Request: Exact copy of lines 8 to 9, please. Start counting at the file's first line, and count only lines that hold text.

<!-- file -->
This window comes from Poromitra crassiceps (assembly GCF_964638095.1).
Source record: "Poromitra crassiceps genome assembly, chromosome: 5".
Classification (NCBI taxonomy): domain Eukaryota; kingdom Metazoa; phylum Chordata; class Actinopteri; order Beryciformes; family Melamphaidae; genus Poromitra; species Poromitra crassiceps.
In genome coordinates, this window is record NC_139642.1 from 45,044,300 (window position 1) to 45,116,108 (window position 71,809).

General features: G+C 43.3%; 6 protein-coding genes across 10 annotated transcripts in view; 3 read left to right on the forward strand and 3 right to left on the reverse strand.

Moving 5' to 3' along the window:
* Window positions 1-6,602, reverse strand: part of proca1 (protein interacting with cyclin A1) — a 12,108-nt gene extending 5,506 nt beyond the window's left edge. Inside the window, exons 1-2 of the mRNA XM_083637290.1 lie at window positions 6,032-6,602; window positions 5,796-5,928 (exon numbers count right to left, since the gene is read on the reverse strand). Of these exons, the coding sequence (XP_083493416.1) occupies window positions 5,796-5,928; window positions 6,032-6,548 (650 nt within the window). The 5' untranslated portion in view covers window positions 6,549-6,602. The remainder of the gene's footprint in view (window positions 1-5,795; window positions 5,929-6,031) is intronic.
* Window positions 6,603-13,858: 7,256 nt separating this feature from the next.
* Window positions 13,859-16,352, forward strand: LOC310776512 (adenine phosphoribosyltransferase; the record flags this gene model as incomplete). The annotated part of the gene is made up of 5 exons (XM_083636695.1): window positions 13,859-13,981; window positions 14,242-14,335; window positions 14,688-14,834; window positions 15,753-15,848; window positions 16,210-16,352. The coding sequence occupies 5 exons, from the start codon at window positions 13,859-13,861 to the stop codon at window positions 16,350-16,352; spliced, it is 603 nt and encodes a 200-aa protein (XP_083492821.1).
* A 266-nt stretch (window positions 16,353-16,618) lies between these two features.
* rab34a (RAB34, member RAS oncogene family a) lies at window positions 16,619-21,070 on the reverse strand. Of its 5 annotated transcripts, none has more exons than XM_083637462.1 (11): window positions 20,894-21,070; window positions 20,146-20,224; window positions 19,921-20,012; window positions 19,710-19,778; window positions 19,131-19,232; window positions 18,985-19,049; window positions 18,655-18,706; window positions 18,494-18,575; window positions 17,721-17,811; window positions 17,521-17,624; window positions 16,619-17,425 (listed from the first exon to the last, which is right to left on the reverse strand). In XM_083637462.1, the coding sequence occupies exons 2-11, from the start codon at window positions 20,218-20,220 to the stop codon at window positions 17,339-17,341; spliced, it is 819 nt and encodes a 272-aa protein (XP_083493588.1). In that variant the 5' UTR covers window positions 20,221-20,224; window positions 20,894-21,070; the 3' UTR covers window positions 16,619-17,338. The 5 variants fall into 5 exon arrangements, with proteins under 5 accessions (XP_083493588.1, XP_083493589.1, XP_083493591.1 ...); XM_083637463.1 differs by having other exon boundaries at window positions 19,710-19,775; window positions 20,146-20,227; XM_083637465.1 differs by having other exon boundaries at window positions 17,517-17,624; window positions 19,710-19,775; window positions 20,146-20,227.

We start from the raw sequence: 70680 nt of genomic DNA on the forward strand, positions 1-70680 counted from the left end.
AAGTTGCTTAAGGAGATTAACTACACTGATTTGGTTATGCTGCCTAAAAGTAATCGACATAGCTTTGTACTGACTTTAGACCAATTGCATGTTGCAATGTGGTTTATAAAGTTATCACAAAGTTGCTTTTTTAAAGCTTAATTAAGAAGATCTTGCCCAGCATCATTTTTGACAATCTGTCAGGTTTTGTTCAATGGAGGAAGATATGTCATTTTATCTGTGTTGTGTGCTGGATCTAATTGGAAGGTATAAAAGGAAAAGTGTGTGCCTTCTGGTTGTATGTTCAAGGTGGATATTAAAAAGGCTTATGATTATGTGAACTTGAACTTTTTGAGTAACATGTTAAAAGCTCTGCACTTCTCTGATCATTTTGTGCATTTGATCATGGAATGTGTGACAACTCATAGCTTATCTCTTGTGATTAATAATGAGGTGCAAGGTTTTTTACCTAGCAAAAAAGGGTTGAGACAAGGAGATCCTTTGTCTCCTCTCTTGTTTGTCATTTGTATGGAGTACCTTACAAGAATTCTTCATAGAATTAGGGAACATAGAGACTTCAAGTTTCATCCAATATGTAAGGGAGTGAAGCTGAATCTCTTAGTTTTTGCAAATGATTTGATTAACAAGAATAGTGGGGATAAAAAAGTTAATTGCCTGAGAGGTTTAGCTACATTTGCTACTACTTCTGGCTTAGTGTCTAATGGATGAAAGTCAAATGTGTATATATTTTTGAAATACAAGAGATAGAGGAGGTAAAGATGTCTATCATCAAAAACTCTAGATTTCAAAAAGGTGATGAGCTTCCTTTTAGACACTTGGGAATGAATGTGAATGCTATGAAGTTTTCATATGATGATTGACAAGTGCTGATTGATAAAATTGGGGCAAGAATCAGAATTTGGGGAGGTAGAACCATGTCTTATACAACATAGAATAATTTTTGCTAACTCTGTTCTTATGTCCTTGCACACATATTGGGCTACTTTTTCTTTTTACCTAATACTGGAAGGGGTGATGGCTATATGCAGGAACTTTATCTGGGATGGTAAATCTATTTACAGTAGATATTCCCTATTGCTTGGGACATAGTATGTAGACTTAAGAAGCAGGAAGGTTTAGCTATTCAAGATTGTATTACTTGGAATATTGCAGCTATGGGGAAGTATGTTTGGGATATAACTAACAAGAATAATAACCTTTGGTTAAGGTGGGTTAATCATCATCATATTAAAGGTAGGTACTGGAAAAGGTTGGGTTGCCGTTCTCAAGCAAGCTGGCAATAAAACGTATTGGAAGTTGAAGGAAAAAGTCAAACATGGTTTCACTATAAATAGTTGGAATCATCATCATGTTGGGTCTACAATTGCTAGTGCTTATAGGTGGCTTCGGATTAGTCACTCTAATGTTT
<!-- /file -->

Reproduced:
* Window positions 6,603-13,858: 7,256 nt separating this feature from the next.
* Window positions 13,859-16,352, forward strand: LOC310776512 (adenine phosphoribosyltransferase; the record flags this gene model as incomplete). The annotated part of the gene is made up of 5 exons (XM_083636695.1): window positions 13,859-13,981; window positions 14,242-14,335; window positions 14,688-14,834; window positions 15,753-15,848; window positions 16,210-16,352. The coding sequence occupies 5 exons, from the start codon at window positions 13,859-13,861 to the stop codon at window positions 16,350-16,352; spliced, it is 603 nt and encodes a 200-aa protein (XP_083492821.1).